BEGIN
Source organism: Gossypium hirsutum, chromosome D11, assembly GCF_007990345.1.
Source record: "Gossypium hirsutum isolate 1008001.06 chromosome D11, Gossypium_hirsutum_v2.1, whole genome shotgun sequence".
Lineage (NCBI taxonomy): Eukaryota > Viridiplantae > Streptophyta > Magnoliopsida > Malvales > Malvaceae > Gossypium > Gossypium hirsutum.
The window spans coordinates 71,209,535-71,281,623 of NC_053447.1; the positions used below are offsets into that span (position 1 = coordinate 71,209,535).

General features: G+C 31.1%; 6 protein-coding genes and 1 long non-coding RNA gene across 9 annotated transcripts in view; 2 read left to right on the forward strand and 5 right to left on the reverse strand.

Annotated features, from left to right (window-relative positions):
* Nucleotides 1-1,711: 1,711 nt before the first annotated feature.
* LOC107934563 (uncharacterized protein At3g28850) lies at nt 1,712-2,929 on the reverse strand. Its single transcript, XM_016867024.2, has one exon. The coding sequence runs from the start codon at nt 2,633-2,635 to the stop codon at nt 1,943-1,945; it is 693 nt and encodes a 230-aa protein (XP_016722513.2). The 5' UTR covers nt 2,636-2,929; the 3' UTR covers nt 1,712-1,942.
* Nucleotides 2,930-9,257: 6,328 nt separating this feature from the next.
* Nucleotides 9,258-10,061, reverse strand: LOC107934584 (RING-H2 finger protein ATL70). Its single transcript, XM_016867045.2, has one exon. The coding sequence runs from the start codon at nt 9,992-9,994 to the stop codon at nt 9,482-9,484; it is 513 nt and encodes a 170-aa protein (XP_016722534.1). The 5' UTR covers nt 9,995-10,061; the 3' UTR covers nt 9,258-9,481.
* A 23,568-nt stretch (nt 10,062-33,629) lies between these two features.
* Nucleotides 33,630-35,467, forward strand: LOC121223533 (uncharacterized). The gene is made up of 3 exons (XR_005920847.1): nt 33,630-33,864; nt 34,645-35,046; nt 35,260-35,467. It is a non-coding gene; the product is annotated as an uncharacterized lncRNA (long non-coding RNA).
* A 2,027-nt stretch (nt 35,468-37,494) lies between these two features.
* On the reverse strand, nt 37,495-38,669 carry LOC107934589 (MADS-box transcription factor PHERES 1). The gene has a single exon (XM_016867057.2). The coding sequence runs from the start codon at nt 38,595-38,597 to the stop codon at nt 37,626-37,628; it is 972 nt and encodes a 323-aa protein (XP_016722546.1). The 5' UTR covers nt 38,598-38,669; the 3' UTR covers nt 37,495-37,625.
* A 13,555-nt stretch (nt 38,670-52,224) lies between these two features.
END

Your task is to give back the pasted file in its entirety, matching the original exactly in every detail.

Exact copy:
Source organism: Gossypium hirsutum, chromosome D11, assembly GCF_007990345.1.
Source record: "Gossypium hirsutum isolate 1008001.06 chromosome D11, Gossypium_hirsutum_v2.1, whole genome shotgun sequence".
Lineage (NCBI taxonomy): Eukaryota > Viridiplantae > Streptophyta > Magnoliopsida > Malvales > Malvaceae > Gossypium > Gossypium hirsutum.
The window spans coordinates 71,209,535-71,281,623 of NC_053447.1; the positions used below are offsets into that span (position 1 = coordinate 71,209,535).

General features: G+C 31.1%; 6 protein-coding genes and 1 long non-coding RNA gene across 9 annotated transcripts in view; 2 read left to right on the forward strand and 5 right to left on the reverse strand.

Annotated features, from left to right (window-relative positions):
* Nucleotides 1-1,711: 1,711 nt before the first annotated feature.
* LOC107934563 (uncharacterized protein At3g28850) lies at nt 1,712-2,929 on the reverse strand. Its single transcript, XM_016867024.2, has one exon. The coding sequence runs from the start codon at nt 2,633-2,635 to the stop codon at nt 1,943-1,945; it is 693 nt and encodes a 230-aa protein (XP_016722513.2). The 5' UTR covers nt 2,636-2,929; the 3' UTR covers nt 1,712-1,942.
* Nucleotides 2,930-9,257: 6,328 nt separating this feature from the next.
* Nucleotides 9,258-10,061, reverse strand: LOC107934584 (RING-H2 finger protein ATL70). Its single transcript, XM_016867045.2, has one exon. The coding sequence runs from the start codon at nt 9,992-9,994 to the stop codon at nt 9,482-9,484; it is 513 nt and encodes a 170-aa protein (XP_016722534.1). The 5' UTR covers nt 9,995-10,061; the 3' UTR covers nt 9,258-9,481.
* A 23,568-nt stretch (nt 10,062-33,629) lies between these two features.
* Nucleotides 33,630-35,467, forward strand: LOC121223533 (uncharacterized). The gene is made up of 3 exons (XR_005920847.1): nt 33,630-33,864; nt 34,645-35,046; nt 35,260-35,467. It is a non-coding gene; the product is annotated as an uncharacterized lncRNA (long non-coding RNA).
* A 2,027-nt stretch (nt 35,468-37,494) lies between these two features.
* On the reverse strand, nt 37,495-38,669 carry LOC107934589 (MADS-box transcription factor PHERES 1). The gene has a single exon (XM_016867057.2). The coding sequence runs from the start codon at nt 38,595-38,597 to the stop codon at nt 37,626-37,628; it is 972 nt and encodes a 323-aa protein (XP_016722546.1). The 5' UTR covers nt 38,598-38,669; the 3' UTR covers nt 37,495-37,625.
* A 13,555-nt stretch (nt 38,670-52,224) lies between these two features.